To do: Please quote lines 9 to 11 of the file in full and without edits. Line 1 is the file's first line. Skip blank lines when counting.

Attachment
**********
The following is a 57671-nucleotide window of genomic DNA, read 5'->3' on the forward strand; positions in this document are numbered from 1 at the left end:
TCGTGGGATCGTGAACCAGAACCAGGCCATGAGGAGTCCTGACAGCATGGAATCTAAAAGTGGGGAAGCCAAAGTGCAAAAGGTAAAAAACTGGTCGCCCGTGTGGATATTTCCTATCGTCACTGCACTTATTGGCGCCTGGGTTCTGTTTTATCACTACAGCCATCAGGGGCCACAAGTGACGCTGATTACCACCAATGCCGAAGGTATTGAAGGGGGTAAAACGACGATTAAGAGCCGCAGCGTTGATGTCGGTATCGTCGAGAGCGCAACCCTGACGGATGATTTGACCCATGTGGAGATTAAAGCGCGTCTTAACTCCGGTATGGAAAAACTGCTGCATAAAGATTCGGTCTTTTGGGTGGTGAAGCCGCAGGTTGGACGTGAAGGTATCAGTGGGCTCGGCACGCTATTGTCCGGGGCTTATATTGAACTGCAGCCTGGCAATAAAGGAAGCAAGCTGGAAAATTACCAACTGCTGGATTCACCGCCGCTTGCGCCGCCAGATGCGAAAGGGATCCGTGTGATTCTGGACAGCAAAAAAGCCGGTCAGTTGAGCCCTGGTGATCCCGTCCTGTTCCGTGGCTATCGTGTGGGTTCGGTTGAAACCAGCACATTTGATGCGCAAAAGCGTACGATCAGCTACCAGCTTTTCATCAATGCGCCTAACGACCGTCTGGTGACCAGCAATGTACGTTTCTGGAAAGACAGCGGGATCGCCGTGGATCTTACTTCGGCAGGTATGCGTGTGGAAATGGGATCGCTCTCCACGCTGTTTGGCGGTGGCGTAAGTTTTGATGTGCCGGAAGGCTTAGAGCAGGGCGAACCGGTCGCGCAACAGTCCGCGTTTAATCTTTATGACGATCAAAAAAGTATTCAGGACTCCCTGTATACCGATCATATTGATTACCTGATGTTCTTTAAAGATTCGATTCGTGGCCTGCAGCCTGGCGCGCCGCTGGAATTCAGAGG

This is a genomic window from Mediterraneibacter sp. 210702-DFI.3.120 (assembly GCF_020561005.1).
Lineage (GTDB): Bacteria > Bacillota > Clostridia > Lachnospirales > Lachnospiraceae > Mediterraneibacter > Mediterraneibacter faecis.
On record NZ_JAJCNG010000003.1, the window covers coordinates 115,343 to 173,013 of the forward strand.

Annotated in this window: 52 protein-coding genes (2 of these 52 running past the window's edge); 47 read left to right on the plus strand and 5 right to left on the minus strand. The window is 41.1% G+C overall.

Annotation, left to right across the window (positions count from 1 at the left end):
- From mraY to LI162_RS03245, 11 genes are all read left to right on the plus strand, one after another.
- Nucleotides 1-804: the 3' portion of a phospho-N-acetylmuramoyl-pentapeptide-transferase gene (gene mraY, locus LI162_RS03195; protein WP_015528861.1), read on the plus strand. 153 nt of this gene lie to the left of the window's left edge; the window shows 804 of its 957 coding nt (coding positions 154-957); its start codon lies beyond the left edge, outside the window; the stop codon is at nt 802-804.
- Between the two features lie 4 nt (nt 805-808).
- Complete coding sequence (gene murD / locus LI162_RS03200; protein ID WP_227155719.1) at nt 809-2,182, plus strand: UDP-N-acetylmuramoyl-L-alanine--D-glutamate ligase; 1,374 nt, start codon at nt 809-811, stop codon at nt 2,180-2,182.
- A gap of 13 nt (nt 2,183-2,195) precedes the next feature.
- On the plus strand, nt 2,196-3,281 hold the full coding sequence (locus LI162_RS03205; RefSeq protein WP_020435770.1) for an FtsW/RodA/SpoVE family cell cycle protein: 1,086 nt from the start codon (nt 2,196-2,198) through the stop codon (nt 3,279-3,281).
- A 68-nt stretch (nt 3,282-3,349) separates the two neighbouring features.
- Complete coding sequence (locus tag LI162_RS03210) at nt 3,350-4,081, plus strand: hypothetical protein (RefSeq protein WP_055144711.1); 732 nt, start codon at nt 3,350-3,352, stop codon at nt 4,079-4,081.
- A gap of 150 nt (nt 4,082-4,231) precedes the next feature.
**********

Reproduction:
- Nucleotides 1-804: the 3' portion of a phospho-N-acetylmuramoyl-pentapeptide-transferase gene (gene mraY, locus LI162_RS03195; protein WP_015528861.1), read on the plus strand. 153 nt of this gene lie to the left of the window's left edge; the window shows 804 of its 957 coding nt (coding positions 154-957); its start codon lies beyond the left edge, outside the window; the stop codon is at nt 802-804.
- Between the two features lie 4 nt (nt 805-808).
- Complete coding sequence (gene murD / locus LI162_RS03200; protein ID WP_227155719.1) at nt 809-2,182, plus strand: UDP-N-acetylmuramoyl-L-alanine--D-glutamate ligase; 1,374 nt, start codon at nt 809-811, stop codon at nt 2,180-2,182.